Man, this episode was brutal for those that suffer second-hand embarrassment… Woong has no choice but to take a dump in her bathroom, which mortifies him to no end. Then, to make matters worse, the toilet gets clogged. It’s a hilarious and horrible sequence of Woong losing his mind with embarrassment, and trying to save face.
When he finally emerges (sweaty! lol), Yumi forces him to stay and sets him up in her bed with a heating pad and some soothing tea. The disaster is thus transmogrified into a sweet bonding moment, where Yumi rubs his stomach, shares a story from her past, and the two wind up falling asleep on her bed.
As it goes with shared experiences, and especially embarrassing ones, this event actually turns into an unforgettable memory. The two are closer than ever — so close that Woong suggests they go on a trip, and Yumi jumps at the suggestion (her dead Travel Cell is glad to be needed again).
The two go about planning their long weekend to Sokcho, but actually it’s now Yumi’s turn for a flood of humiliation. In her desperation to book the romantic double room with one bed and an ocean view, Yumi is stuck with the one room left in the hotel: the one with the dreaded glass-walled bathroom. LOL!
She plays dumb as long as she can, not wanting Woong to think she’s a pervert who requested the room… but then that’s exactly what happens. He goes to hotel management to complain about not being informed about the bathroom during booking. There, he hears the phone conversation Yumi had with the rep where she not only accepted the room, but shouted, “I love glass bathrooms!”
This situation hit home for me — and I don’t mean the bathroom (though I also got hit with one of those once). The drama portrayed so well how an experience that’s primed for fun can turn sour in a second. And then, even when you want to save it, like both Woong and Yumi obviously do, their moods and words and eyes seem to make matters worse when they really want the opposite.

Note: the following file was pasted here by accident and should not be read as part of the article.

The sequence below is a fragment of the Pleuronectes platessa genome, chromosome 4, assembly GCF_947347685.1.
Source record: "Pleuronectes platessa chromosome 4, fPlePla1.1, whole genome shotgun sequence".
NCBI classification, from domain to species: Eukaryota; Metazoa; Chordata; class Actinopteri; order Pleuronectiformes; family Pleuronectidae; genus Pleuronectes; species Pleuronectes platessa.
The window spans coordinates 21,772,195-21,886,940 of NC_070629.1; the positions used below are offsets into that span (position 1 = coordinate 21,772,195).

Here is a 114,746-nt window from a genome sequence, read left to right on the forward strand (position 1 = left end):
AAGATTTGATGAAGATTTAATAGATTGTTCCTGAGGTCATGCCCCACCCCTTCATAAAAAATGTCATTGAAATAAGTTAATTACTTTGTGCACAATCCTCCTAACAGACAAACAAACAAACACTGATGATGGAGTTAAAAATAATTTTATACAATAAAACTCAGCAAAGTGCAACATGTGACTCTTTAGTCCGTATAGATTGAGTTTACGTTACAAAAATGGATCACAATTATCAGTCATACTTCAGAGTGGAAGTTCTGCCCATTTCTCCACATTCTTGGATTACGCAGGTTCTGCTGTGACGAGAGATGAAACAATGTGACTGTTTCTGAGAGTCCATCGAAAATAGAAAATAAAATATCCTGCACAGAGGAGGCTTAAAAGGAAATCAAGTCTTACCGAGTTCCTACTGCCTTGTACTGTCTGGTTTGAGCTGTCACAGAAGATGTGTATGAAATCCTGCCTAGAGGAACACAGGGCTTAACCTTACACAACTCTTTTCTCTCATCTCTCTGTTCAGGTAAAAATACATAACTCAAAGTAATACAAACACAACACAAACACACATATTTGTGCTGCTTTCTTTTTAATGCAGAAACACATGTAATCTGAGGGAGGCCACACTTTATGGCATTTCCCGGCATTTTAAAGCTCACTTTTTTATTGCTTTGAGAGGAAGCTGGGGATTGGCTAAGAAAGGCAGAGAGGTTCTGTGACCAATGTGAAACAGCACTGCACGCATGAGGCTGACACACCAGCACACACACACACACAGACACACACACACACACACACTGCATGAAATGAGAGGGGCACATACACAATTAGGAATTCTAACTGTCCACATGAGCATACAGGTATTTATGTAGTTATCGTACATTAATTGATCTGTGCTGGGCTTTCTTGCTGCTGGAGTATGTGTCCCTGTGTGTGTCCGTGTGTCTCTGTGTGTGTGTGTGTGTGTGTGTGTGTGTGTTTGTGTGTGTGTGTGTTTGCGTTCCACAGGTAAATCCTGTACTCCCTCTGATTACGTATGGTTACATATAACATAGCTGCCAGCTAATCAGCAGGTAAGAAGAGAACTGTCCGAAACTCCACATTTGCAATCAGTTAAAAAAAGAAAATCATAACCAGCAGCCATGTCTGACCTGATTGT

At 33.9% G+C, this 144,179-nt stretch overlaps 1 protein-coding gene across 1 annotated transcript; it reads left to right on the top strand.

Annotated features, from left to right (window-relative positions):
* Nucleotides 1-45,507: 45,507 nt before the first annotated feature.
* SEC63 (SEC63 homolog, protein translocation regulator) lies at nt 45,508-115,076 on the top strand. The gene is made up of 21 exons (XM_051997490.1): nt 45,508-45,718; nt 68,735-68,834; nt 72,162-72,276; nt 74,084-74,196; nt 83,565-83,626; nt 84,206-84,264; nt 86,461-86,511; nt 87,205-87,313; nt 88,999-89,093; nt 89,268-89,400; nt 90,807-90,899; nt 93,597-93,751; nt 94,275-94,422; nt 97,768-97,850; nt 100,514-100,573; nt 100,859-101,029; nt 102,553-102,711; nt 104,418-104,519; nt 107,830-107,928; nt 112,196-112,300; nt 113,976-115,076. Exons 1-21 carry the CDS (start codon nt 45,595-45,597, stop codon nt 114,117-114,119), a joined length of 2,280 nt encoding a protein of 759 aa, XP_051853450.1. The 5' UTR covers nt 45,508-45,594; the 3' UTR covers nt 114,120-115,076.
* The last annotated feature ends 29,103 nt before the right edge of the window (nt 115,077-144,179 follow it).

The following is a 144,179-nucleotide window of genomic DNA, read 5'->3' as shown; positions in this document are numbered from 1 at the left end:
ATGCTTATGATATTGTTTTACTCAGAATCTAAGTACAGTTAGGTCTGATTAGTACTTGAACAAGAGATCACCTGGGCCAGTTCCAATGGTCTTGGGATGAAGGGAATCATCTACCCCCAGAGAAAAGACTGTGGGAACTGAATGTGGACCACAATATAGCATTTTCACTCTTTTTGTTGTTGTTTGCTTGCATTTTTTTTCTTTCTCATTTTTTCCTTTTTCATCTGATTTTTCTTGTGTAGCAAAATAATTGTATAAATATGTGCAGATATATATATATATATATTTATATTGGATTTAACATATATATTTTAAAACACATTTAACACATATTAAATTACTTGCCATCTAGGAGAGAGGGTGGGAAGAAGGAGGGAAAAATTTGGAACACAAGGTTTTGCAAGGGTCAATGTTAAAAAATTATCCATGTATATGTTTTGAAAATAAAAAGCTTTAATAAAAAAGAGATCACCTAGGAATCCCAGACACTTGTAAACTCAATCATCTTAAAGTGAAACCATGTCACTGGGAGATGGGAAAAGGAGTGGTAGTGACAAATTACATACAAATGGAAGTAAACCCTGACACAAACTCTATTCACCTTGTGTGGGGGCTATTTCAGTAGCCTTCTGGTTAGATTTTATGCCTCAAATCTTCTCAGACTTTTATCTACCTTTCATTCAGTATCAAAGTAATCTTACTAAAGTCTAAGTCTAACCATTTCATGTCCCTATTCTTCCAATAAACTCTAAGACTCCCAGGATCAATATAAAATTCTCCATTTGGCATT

Woong tries to make Yumi feel better, but when she snaps at him (saying how dare he laugh; she didn’t laugh at him when he had diarrhea all night long), King Sullen rides into his cell village. Woong gets silent and ornery. Likewise, Yumi has this internal war going on between her romantic dreams for the weekend, and the Lust and Etiquette cell warring in her consciousness.
Once again, Woong saves the day by his actions, and by being just a little bit more willing than Yumi to go out on a limb (God bless him). His hesitation to cancel their room booking is purposeful, and he’s hoping to make peace with Yumi, despite King Sullen being around (his cells know it’s just because Yumi’s embarrassed).
His hesitation pays off, as does giving her the room for them to regain what they wanted the trip to be. And so, our couple makes it through their first real fight, and the episode ends with them making out in their beautiful hotel room with the glass bathroom lurking in the background.
It struck me this week that this slice-of-life drama really is slice-of-life. There are so few K-dramas that feature a couple getting together from the start, and then have us go on their journey with them. It’s a refreshing change, and the bustling activity from both cell villages elevates these everyday moments into something that’s equal parts creative and relatable.